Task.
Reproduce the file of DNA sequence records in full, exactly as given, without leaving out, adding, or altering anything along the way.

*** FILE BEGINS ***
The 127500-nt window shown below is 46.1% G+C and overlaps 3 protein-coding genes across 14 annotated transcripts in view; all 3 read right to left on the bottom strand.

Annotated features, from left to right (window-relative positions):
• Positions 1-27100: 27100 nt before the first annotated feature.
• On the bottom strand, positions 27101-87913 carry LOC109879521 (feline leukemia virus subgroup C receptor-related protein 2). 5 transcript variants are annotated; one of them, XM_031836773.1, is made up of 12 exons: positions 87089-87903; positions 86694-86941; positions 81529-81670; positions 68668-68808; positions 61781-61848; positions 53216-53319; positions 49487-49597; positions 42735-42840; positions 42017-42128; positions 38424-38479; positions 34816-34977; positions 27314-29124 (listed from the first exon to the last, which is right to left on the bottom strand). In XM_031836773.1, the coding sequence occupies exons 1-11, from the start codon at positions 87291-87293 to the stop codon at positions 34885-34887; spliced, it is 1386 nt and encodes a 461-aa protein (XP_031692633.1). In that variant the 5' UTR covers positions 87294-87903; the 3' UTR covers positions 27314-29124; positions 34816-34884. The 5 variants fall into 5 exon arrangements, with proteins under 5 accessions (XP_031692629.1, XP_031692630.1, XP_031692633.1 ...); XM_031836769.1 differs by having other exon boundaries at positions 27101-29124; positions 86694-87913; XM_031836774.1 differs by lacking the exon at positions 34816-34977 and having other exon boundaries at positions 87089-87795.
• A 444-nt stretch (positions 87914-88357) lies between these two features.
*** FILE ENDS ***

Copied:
The 127500-nt window shown below is 46.1% G+C and overlaps 3 protein-coding genes across 14 annotated transcripts in view; all 3 read right to left on the bottom strand.

Annotated features, from left to right (window-relative positions):
• Positions 1-27100: 27100 nt before the first annotated feature.
• On the bottom strand, positions 27101-87913 carry LOC109879521 (feline leukemia virus subgroup C receptor-related protein 2). 5 transcript variants are annotated; one of them, XM_031836773.1, is made up of 12 exons: positions 87089-87903; positions 86694-86941; positions 81529-81670; positions 68668-68808; positions 61781-61848; positions 53216-53319; positions 49487-49597; positions 42735-42840; positions 42017-42128; positions 38424-38479; positions 34816-34977; positions 27314-29124 (listed from the first exon to the last, which is right to left on the bottom strand). In XM_031836773.1, the coding sequence occupies exons 1-11, from the start codon at positions 87291-87293 to the stop codon at positions 34885-34887; spliced, it is 1386 nt and encodes a 461-aa protein (XP_031692633.1). In that variant the 5' UTR covers positions 87294-87903; the 3' UTR covers positions 27314-29124; positions 34816-34884. The 5 variants fall into 5 exon arrangements, with proteins under 5 accessions (XP_031692629.1, XP_031692630.1, XP_031692633.1 ...); XM_031836769.1 differs by having other exon boundaries at positions 27101-29124; positions 86694-87913; XM_031836774.1 differs by lacking the exon at positions 34816-34977 and having other exon boundaries at positions 87089-87795.
• A 444-nt stretch (positions 87914-88357) lies between these two features.